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Article

Impacts of Rainfall and Temperature Changes on Smallholder Agriculture in the Limpopo Province, South Africa

Faculty of Applied Sciences, Department of Environmental and Occupational Studies, Cape Peninsula University of Technology, Keizersgracht Street, Zonnebloem, Cape Town 7535, South Africa
*
Author to whom correspondence should be addressed.
Academic Editor: YongJiang Zhang
Water 2021, 13(20), 2872; https://doi.org/10.3390/w13202872
Received: 13 August 2021 / Revised: 6 October 2021 / Accepted: 7 October 2021 / Published: 14 October 2021

Abstract

The intensity and frequency in the recurrence of extreme climate events are compounding the vulnerability of smallholder farmers, who have always lacked the resources to adapt. The increasing temperatures and decreasing rainfall are exacerbating water scarcity challenges through drought recurrence. There is an urgent need for pathways that lead towards Sustainable Development Goals, mainly Goals 1 (no poverty) and 2 (zero hunger) in poor rural communities. This study assessed rainfall and temperature trends from 1960 to 2018 and their impacts on crop production in the Mopani and Vhembe Districts of Limpopo Province, South Africa. Trend analysis was used to analyse rainfall patterns, as well as the trends in temperature recorded for the past 58 years. The climate moisture index (CMI) and runoff estimates were used to assess the degree of aridity and water availability, respectively. Geographic Information Systems (GIS) and remotely sensed data were used to assess the changes over time. The total annual rainfall has declined significantly while annual minimum and maximum temperatures have increased significantly during the period under observation. An aridity index of −0.70 calculated for the study areas classifies the districts as dry and water scarce. The results of the analysis also indicate that the districts are climate change hot spots, and are highly vulnerable to the impacts of climate change. The changes are compounding water and food insecurity. Policy and decision-makers should focus on enhancing adaptation and resilience initiatives in the study areas through systematic, transformative, and integrated approaches, such as scenario planning, circular economy, and nexus planning.
Keywords: climate change; resilience; adaptation; climatic moisture index; sustainability climate change; resilience; adaptation; climatic moisture index; sustainability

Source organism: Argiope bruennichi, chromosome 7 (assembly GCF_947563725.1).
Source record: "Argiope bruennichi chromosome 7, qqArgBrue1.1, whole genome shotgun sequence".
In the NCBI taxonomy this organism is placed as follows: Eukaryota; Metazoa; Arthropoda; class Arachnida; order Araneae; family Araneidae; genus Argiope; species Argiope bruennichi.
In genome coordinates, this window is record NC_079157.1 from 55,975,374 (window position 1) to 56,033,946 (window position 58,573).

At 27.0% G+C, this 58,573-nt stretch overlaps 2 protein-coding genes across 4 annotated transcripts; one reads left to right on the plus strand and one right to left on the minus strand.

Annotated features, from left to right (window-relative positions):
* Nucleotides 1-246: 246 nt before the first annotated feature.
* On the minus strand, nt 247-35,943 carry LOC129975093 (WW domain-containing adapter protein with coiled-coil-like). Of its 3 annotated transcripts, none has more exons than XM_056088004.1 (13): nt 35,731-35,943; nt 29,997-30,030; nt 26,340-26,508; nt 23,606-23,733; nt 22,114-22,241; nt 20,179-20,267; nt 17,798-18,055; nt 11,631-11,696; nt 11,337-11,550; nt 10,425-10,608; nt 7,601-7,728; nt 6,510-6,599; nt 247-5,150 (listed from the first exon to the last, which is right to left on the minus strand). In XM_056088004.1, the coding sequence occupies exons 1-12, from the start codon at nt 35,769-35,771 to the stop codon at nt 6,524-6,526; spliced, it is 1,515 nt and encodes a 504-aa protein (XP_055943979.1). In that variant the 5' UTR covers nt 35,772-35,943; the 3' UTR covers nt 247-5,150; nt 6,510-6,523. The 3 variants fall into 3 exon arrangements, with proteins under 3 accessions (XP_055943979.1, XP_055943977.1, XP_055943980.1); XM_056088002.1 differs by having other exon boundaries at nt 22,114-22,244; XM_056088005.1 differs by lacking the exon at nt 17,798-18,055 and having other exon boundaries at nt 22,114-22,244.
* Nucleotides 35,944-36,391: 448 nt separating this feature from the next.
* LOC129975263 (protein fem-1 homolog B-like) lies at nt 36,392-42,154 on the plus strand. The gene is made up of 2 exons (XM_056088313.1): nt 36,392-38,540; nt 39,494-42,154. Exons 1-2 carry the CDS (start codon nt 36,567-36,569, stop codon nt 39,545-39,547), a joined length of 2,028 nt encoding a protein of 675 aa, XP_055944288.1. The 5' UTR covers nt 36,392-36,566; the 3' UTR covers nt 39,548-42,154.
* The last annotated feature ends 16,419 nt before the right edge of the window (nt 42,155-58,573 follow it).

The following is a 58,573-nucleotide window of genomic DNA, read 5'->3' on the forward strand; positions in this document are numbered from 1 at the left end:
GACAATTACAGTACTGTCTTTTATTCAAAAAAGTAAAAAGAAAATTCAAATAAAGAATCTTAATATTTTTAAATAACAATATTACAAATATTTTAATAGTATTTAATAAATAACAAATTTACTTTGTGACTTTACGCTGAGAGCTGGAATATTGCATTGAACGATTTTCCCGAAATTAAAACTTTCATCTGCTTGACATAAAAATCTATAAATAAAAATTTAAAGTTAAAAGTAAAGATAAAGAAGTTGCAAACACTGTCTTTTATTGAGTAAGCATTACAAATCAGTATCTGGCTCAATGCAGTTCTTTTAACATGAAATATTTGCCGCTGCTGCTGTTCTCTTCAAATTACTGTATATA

1. Introduction

Climate change and variability are some of the greatest challenges facing humankind and have dominated the agendas of major world conferences [1]. Sub-Saharan Africa (SSA) is identified as one of the climate change hotspots, as the impacts of climate variability and change are adversely affecting livelihoods and threatening to derail the economic gains in the past [1,2]. As part of SSA, South Africa has also been affected by extreme weather events that are affecting crop production, threatening national food security [1,2]. South Africa has already experienced shifts in the crop growing seasons and has been subjected to severe droughts, for example, those recorded during 1982/83, 1987/88, 1991/92, 1994/95, 2002/03, 2008/09, and 2015/16 [2,3]. The worst droughts were experienced during 1982/83, 1991/92, and 2015/16 seasons, when compared with other droughts periods or seasons [3,4]. The 2015/16 El Niño Southern Oscillation (ENSO) induced drought was the worst since the beginning of recording weather information, as the whole country became water, energy, and food-insecure [3].
In the Limpopo Province of South Africa, smallholder agriculture is intensely reliant on rainfall [5], making it highly vulnerable to the impacts of climate change. Rural communities continue relying on climate-sensitive sectors of agriculture, forestry, and fisheries, exacerbating their vulnerabilities [3]. Particularly, the smallholder agriculture sub-sector needs to be adapted to the current changes, as it plays an important role in food security [3]. Thus, adapting and improving smallholder agriculture is a climate change adaptation strategy, providing pathways towards Sustainable Development Goals (SDGs) and national goals enshrined in the National Development Plan (NDP). Although the NDP intends to increase the irrigated area by 49,000 ha by 2030, the main challenge has been that almost all the available freshwater resources are allocated, and agriculture already uses over 60% of the available water resources [4]. The challenge is compounded by the decreasing rainfall, which has seen decreases in crop productivity in the smallholder sector, compromising food security [3]. Thus, rainfall is critical in determining agricultural yields where irrigation is not very advanced.